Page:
Hilltown Families

Archives

Phtheezles May Even Ensue This month I offer up a poem by A.A. Milne, of Pooh fame, that’s about being sick (or pretending to be), which a lot us can probably relate to right now. It’s also terrifically fun to say out loud. I don’t know about your kids, but mine are especially prone to what I call “repetition and variation” finding a word or a sound that feels good to say,… Read More

Other Bells We Would Ring: A Poem for Parents As I write this the rain is bucketing down out of a sky so gray it feels as if even the weather is conspiring to press home the weight of darkness that this month has ushered in. So much grief is around us, and the idea of bringing forth light seems a fool’s task. Yet the wheel is turning, and I don’t know… Read More

I’m Grateful for…The Bed Book If you’re familiar with Sylvia Plath’s work you might be surprised to see a poem of hers here. But in addition to her darkly brilliant work she also wrote a book for her children, The Bed Book, that’s bright and whimsical. This book, which also has wonderful illustrations, is out of print, but used copies are still available. I encourage you to seek it out and read… Read More

Amy Dryansky shares two not-so-spooky poems for Halloween in her column, “One Clover & A Bee” Poems for Families to Learn & Love.” Many of the poems she looked at when deciding which ones to feature explored that space where spooky crosses over to scary, but these two found that sweet spot where we might get goose bumps, , but know we can always turn the lights on…

The Sound of One Leaf Falling Some poems are clearly meant to be read aloud: sound is the engine that moves them off the page and into our consciousness. Other poems rely more on image, making pictures that resonate in our mind’s eye. Some poems try to do both, using structural elements like line breaks, punctuation and white space to guide the reader through the poem, encouraging us to move slowly, linger… Read More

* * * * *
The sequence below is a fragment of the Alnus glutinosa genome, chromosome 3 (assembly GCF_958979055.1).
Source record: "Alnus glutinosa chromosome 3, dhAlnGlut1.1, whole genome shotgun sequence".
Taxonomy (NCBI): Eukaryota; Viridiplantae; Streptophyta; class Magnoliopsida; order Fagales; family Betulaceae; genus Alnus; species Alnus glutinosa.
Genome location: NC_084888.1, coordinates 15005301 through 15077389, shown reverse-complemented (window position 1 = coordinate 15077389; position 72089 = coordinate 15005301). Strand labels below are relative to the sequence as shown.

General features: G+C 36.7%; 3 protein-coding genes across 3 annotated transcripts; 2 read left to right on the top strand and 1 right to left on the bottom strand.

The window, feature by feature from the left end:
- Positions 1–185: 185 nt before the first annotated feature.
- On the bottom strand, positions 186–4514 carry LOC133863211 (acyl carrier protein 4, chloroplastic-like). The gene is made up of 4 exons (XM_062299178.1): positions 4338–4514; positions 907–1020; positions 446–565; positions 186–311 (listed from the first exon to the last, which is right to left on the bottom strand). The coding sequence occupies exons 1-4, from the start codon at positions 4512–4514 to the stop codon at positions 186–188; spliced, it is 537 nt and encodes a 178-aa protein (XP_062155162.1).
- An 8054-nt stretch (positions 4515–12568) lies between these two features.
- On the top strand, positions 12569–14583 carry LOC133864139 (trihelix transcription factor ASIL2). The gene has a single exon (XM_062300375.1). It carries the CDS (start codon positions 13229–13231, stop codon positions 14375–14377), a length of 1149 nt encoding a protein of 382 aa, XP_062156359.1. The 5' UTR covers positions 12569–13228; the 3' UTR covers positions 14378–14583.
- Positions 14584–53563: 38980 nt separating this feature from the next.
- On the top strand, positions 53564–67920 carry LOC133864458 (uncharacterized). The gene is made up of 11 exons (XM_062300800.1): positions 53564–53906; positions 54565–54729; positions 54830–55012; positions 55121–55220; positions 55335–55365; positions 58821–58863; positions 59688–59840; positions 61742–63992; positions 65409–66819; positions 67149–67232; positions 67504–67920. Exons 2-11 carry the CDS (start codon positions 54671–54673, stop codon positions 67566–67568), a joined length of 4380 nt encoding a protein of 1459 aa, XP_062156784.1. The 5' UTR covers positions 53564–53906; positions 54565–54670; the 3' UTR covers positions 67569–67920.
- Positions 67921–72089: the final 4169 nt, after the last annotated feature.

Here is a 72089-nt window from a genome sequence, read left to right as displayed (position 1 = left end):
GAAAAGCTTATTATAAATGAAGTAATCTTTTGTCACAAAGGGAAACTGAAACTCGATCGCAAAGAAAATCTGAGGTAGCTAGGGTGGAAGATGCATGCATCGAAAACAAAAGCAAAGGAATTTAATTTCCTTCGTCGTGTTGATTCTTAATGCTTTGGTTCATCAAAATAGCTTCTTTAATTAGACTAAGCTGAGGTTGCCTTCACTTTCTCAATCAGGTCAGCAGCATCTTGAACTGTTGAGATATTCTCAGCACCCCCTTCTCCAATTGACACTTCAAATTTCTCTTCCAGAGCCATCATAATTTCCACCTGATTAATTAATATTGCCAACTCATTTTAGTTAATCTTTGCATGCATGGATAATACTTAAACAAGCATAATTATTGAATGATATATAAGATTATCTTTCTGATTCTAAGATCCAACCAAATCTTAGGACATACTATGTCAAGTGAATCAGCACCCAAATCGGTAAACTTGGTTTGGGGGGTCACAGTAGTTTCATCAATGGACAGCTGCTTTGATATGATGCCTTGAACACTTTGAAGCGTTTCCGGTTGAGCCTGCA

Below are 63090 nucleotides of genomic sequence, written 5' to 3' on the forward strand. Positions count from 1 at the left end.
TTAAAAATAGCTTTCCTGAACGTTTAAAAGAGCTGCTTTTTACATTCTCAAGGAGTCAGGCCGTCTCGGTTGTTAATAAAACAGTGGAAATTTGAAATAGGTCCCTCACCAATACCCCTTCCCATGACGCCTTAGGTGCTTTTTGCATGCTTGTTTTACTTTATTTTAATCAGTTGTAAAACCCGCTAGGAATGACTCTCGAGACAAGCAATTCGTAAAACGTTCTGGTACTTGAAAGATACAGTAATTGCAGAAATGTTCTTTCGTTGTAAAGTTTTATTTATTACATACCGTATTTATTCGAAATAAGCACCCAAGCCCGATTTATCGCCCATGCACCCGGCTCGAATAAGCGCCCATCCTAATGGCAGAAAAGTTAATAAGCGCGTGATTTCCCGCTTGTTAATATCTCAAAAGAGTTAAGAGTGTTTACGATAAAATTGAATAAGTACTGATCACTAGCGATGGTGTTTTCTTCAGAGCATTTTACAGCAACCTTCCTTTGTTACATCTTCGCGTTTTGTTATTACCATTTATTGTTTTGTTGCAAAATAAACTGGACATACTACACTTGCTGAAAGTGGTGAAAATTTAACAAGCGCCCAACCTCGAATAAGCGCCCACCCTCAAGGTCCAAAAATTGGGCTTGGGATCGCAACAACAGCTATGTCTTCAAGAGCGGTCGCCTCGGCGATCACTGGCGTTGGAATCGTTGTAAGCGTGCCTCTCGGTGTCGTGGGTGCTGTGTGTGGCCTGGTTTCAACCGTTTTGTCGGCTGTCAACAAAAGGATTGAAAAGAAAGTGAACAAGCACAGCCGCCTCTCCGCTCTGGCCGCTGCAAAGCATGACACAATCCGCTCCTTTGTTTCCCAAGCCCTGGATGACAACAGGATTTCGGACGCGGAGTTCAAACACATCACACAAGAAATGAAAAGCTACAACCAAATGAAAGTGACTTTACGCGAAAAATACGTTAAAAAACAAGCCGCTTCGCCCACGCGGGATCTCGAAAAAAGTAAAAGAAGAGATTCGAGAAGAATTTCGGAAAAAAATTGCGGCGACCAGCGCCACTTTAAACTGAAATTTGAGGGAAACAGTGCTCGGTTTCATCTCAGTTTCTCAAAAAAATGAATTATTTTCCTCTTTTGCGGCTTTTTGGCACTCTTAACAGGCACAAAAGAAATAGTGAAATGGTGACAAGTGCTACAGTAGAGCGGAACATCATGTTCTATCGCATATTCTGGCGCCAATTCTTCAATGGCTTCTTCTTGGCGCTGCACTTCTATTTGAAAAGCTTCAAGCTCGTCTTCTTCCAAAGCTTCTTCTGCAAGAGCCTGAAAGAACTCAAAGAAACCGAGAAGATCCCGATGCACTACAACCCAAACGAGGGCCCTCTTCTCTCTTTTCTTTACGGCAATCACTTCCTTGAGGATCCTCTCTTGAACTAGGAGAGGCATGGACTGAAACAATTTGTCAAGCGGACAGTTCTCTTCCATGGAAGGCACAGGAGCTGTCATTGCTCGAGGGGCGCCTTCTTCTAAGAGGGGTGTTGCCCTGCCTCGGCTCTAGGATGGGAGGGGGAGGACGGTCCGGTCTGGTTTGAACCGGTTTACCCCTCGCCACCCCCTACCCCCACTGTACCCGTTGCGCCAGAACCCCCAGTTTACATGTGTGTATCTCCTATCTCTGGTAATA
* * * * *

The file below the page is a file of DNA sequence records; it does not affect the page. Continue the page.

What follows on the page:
Whisper and Shout Whisper and Shout: Poems to Memorize, edited by Patricia Vecchione, was given to my daughter on her 10th birthday. It’s a book that she’s dog-eared and written in freely, habits I generally discourage. In this case, however, I have to admit it’s wonderful to look back at what she’s written about the poems over the years—the notes and tiny drawings in different colored inks are a special document of… Read More

Sing a Song of Popcorn When I polled my kids for their all-time favorite book of poems from when they were little they singled out Sing A Song Of Popcorn: Every Child’s Book Of Poems. I can totally see why: not only does it have a great mix of poetry styles, subjects and forms, it also features wonderful illustrations by several artists, including Caldecott medalists Maurice Sendak!, Arnold Lobel, and Leo and… Read More

A Poem to (Possibly) Sleep On Sleep figures large in the life of a parent. For some of us it’s a tantalizing mirage, always just out of reach—it was for me, anyway. My daughter had colic for her first six months in the world, and cried for hours on end while my partner and I walked and rocked and massaged and drove her up and down the highway. It didn’t really help,… Read More

Is Poetry On Your Playlist? Many of us think of poetry with a capital P—meaning, Poetry lives in a castle high on a hill surrounded by a deep moat and a drawbridge. Beautiful from a distance, probably beautiful inside, but a little scary and, unless you know the owners, pretty inaccessible. Or we think of poetry as a kind of moral or educational hygiene, like flossing—we know we should do it, but… Read More

%d bloggers like this: